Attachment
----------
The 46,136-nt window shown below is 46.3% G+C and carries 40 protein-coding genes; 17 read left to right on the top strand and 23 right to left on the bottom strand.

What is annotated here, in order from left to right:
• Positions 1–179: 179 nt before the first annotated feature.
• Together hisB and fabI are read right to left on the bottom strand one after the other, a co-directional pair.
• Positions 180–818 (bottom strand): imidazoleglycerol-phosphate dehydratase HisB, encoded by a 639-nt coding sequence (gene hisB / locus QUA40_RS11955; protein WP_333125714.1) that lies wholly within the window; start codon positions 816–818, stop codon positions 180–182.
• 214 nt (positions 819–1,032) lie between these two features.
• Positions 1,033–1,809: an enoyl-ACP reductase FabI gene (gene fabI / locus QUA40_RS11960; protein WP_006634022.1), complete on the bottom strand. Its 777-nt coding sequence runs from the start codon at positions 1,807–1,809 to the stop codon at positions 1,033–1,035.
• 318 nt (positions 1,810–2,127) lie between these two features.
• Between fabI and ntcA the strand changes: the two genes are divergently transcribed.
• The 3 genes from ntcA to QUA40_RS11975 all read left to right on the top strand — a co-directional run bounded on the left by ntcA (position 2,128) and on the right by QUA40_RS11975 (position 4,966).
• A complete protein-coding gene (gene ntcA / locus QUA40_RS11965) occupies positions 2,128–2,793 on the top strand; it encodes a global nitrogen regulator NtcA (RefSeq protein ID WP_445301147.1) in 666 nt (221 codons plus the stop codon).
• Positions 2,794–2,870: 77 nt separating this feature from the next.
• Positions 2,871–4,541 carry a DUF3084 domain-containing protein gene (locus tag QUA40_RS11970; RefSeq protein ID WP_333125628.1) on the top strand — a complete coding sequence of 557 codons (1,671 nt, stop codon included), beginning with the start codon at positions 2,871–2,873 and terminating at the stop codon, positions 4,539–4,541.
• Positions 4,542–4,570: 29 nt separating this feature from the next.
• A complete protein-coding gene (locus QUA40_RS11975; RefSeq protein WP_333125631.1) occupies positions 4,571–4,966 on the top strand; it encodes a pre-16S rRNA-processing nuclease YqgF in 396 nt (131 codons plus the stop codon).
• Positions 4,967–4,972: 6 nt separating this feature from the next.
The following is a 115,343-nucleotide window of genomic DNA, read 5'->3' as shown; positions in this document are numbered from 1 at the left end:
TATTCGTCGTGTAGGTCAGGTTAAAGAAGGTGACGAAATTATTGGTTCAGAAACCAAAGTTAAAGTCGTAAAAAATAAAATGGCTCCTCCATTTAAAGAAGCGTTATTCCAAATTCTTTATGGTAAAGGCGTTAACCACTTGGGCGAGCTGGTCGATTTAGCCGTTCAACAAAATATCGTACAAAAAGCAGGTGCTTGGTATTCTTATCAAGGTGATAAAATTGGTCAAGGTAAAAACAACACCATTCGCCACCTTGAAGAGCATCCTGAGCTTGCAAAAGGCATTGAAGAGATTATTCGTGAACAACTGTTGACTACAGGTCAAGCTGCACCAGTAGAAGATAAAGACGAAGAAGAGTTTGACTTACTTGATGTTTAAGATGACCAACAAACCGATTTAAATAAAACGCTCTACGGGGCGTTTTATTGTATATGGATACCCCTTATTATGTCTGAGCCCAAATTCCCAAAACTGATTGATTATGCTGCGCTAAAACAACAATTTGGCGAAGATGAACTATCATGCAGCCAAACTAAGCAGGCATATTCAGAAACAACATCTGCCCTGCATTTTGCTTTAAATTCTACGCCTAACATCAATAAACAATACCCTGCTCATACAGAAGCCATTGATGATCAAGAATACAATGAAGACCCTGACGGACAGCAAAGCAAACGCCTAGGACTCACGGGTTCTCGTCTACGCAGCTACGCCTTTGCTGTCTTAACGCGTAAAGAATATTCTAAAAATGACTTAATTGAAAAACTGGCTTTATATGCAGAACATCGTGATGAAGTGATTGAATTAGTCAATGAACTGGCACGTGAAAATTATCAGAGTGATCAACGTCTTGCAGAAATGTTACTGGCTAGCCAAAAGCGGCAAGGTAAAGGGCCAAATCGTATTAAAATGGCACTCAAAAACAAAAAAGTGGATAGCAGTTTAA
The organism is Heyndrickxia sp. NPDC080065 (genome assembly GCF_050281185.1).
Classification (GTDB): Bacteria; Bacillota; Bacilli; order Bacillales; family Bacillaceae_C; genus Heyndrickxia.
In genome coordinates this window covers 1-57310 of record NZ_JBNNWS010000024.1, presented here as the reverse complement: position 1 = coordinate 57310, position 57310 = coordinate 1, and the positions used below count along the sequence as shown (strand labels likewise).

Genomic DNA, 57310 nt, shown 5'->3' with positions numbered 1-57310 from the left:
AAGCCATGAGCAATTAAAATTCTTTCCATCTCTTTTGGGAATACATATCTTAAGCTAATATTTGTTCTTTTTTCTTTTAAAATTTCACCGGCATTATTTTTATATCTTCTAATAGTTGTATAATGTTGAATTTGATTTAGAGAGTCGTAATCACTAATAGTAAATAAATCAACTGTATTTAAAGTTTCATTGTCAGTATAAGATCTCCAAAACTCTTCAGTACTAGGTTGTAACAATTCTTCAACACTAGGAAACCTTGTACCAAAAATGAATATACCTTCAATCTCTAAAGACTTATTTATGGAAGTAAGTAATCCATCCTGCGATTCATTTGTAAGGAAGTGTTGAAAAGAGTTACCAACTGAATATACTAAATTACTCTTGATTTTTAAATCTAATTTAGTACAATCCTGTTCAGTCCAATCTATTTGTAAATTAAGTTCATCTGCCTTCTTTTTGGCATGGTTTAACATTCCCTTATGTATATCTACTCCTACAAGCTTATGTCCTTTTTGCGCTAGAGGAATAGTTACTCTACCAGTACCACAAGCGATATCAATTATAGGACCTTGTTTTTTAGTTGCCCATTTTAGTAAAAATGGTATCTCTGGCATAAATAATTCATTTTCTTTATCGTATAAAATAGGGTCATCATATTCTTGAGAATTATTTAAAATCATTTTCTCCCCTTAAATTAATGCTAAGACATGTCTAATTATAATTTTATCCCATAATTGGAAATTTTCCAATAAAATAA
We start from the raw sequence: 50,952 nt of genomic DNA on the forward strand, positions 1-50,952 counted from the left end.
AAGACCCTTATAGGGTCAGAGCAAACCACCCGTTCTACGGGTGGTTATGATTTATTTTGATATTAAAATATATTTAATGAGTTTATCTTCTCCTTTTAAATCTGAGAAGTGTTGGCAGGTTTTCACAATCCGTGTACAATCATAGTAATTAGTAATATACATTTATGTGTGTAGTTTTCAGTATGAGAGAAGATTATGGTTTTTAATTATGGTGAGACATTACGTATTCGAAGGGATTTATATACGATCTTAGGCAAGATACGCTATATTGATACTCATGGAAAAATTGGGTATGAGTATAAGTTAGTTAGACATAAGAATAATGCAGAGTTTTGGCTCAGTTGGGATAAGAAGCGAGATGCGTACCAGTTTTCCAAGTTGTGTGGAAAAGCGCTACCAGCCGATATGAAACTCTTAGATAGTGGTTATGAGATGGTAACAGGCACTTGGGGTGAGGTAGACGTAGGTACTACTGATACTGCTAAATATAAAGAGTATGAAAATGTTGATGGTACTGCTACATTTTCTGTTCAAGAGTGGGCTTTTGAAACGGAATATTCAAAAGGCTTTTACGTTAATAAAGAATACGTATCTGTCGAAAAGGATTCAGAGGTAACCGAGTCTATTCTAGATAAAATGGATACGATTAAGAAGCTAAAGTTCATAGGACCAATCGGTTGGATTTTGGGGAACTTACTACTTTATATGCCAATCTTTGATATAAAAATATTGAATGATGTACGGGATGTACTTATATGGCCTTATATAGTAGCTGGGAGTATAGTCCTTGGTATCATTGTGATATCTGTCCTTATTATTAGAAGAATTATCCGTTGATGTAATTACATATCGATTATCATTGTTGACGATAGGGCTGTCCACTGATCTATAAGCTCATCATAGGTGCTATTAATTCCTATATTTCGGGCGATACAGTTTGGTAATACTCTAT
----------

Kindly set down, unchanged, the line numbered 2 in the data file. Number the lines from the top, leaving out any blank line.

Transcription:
What is annotated here, in order from left to right: